If the contagion could play such odd tricks on communities only a few miles apart in close communication, it could have done almost anything by the time it reached Tubac.
c. Epidemic of 1744. During the next decade missionization had been sufficiently successful among the northern Pimans in the vicinity of Tu-baca for useful records of mortality patterns to exist in the registers of burials at the missions. While Tubaca was seldom mentioned, its proximity to the Guebavi and Suamca headquarters insured its 97sharing in the epidemics which struck those missions during the years of despair preceding the Pima Revolt.
Guebavi--During December of 1744 residents of Guebavi suffered from an epidemic which carried off seventy-two and two-tenths per cent of all those who died there all year.
d. The Epidemic of 1747. During October of 1747, Guebavi Mission suffered an epidemic during which ten infants died-forty-three and a half per cent of all the deaths recorded there during that year (Santos Angeles de Guebavi, Libro de Entierros). This appears to have been a local epidemic, however, for no such malady struck the inhabitants of San Ignacio Mission during 1747 (Libro de Entierros deste Pueblo de San Ygnacio de 1697, f. 29-30).
e. The Epidemic of 1749. While the 1744 and 1747 epidemics may have been local outbreaks of contagion in the upper Santa Cruz River Valley, the epidemic which struck in 1749 was a widespread phenomenon. All of New Spain was plagued by misfortunes at this time, including rare frosts in many areas which produced famine. The area governed by the Audiencia of Guadalajara-which included Sonora and the northern Piman country-suffered an epidemic in addition (Bancroft 1883:III:359). It was apparently measles (Libro de Entierros de Santa María Magdalena de 1702, p. 42).
Magdalena--Like most of the infectious epidemics which swept the Piman country, this one spread northward. Its progress can be traced by the periods of epidemic mortality at various settlements. At Santa María Magdalena, a visita of 98Mission San Ignacio de Caburica which is about seventy miles south of Tubac, the period of epidemic mortality appears to have begun on January 24 and continued until March 20, nearly two months. During that period eighty-one and one-half per cent of the total mortality for 1749 occurred (Libro de Entierros de Santa María Magdalena de 1702, p. 42-44). The 1749 epidemic-year death rate at Magdalena increased fifty-nine per cent over the non-epidemic year 1748.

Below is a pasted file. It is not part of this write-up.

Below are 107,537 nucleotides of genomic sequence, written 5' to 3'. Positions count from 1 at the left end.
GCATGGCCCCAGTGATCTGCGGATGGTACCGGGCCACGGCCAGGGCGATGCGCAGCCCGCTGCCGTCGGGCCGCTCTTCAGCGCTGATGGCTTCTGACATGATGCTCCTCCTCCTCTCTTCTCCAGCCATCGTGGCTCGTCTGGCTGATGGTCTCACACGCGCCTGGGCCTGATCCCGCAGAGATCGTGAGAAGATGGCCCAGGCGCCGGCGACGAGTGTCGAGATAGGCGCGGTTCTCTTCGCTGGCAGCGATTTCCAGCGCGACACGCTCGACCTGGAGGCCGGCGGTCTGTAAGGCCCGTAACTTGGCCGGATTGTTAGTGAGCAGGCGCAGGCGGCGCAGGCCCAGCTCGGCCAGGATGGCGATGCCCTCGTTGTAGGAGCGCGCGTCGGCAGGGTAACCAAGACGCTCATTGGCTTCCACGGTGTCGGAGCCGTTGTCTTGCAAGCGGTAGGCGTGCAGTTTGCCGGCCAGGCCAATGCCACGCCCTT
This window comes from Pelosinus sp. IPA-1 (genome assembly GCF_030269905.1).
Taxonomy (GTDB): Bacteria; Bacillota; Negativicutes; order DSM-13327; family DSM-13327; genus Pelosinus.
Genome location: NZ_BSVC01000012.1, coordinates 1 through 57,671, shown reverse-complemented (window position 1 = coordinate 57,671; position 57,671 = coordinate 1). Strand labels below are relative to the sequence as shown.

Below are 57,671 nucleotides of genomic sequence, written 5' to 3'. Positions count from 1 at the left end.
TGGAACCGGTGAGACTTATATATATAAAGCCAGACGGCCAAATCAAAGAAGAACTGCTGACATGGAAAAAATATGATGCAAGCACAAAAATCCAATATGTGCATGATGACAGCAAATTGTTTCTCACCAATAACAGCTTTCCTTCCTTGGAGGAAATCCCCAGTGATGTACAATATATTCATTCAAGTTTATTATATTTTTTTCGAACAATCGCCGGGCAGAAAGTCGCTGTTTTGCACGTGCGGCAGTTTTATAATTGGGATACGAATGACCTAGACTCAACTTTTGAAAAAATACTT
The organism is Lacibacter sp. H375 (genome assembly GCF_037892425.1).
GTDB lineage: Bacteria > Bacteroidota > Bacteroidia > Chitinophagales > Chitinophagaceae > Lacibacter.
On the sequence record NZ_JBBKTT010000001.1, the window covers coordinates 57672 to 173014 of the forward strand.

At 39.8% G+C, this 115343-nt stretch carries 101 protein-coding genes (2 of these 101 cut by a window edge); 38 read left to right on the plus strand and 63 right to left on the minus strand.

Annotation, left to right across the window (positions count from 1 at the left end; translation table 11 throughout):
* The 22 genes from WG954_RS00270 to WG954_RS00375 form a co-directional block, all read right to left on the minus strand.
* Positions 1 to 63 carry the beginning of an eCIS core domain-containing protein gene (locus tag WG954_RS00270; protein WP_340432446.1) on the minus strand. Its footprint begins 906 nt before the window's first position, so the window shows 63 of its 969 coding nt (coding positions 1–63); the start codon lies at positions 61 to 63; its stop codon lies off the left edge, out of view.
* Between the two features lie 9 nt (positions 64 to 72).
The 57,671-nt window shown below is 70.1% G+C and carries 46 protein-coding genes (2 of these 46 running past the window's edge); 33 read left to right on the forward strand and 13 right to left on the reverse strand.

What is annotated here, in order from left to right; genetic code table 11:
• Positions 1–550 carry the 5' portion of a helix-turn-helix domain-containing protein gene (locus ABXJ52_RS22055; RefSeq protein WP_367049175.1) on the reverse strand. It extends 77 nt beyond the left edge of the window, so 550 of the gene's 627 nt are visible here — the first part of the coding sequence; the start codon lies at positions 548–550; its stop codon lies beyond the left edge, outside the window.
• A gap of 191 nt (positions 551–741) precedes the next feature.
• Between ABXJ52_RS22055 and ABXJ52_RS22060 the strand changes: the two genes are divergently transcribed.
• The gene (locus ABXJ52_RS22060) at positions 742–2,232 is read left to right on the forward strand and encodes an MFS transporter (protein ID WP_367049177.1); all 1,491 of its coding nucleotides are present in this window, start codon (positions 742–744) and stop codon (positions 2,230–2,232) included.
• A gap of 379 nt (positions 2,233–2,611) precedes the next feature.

San Ignacio--At the mission proper the epidemic fatality period seems to have started February 1 and ended April 6, a period of some nine weeks starting and finishing a few days later than at Magdalena. During those somber weeks sixty-three per cent of the total mortality for 1749 occurred. The epidemic toll was appalling: some days during February as many as four persons died, two and three deaths a day were common. Only eight days of February were passed without a death. After about the eleventh of March the death toll slackened, but for six weeks San Ignacio Mission must have been hell on earth.
The deaths at San Ignacio during 1749 increased 409 per cent over the previous year as a result of the epidemic. In 1750 the total mortality fell even below the 1748 figure-as might be expected because of the tremendous loss of population during the epidemic.
This epidemic decimated the youth of the mission. Children five years of age or younger made up fifty-five per cent of the epidemic mortality, with three boys dying to two girls 99in this age group. Older children suffered about half as much. Twenty-eight per cent of the fatalities were unmarried individuals over the age of five, three boys dying to every girl in this age category! Only eleven per cent of the fatalities occurred among married couples, and the sex-ratio of mortality in that age group sharply reversed, with three women of child bearing age dying to every man in the same age bracket. There was no sex difference in fatality among widows and widowers, who suffered only five and a half per cent of the total mortality. Thus the Indians at San Ignacio Mission watched their future dying as the desert warmed in the early spring of 1749.
Guebavi--In the upper Santa Cruz River Valley, epidemic mortality did not begin until February 8 and was over by March 15 at Mission Santos Angeles de Guebavi, indicating the northward spread of infection. At Guebavi eighty-one per cent of the total mortality for 1749 occurred during the five weeks of epidemic fatalities. The close coincidence of this mortality rate with that at Magdalena is very striking.
Sonoitac--At the visitation ranchería of Sonoitac farther northeast, epidemic mortality did not begin until either March 8 or 21, ending April 11, and accounting for all or all but one of the deaths recorded there during 1749, when the death toll was nearly double that of 1748 and 1750 combined (Santos Angeles do Guebavi, Libro de Entierros).
f. The 1751 Smallpox Epidemic. The third epidemic to strike after only a two-year interval assaulted the Indians 100of northern Piman country during the summer of 1751, and it must have appeared to the staggering survivors as almost the final blow to their sagging population.